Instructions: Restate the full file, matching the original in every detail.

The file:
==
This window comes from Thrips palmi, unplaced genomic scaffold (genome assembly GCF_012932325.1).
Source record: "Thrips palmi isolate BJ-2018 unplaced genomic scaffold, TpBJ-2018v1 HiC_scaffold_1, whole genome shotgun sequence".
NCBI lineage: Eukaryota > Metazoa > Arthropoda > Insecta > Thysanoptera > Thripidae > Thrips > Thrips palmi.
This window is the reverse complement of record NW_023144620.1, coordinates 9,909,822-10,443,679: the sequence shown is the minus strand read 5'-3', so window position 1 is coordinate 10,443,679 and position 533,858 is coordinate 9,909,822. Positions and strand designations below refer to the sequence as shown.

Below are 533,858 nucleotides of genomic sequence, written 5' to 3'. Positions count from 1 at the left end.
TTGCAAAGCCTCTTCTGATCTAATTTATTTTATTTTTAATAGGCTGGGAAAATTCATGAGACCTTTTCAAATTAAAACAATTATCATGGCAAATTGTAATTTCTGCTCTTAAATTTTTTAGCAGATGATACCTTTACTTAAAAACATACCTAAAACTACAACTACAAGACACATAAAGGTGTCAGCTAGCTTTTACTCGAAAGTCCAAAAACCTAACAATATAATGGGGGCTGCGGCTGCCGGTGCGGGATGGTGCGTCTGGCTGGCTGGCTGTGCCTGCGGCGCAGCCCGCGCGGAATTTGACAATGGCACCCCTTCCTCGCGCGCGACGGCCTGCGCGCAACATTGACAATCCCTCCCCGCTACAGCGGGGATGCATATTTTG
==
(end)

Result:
This window comes from Thrips palmi, unplaced genomic scaffold (genome assembly GCF_012932325.1).
Source record: "Thrips palmi isolate BJ-2018 unplaced genomic scaffold, TpBJ-2018v1 HiC_scaffold_1, whole genome shotgun sequence".
NCBI lineage: Eukaryota > Metazoa > Arthropoda > Insecta > Thysanoptera > Thripidae > Thrips > Thrips palmi.
This window is the reverse complement of record NW_023144620.1, coordinates 9,909,822-10,443,679: the sequence shown is the minus strand read 5'-3', so window position 1 is coordinate 10,443,679 and position 533,858 is coordinate 9,909,822. Positions and strand designations below refer to the sequence as shown.

Below are 533,858 nucleotides of genomic sequence, written 5' to 3'. Positions count from 1 at the left end.
TTGCAAAGCCTCTTCTGATCTAATTTATTTTATTTTTAATAGGCTGGGAAAATTCATGAGACCTTTTCAAATTAAAACAATTATCATGGCAAATTGTAATTTCTGCTCTTAAATTTTTTAGCAGATGATACCTTTACTTAAAAACATACCTAAAACTACAACTACAAGACACATAAAGGTGTCAGCTAGCTTTTACTCGAAAGTCCAAAAACCTAACAATATAATGGGGGCTGCGGCTGCCGGTGCGGGATGGTGCGTCTGGCTGGCTGGCTGTGCCTGCGGCGCAGCCCGCGCGGAATTTGACAATGGCACCCCTTCCTCGCGCGCGACGGCCTGCGCGCAACATTGACAATCCCTCCCCGCTACAGCGGGGATGCATATTTTG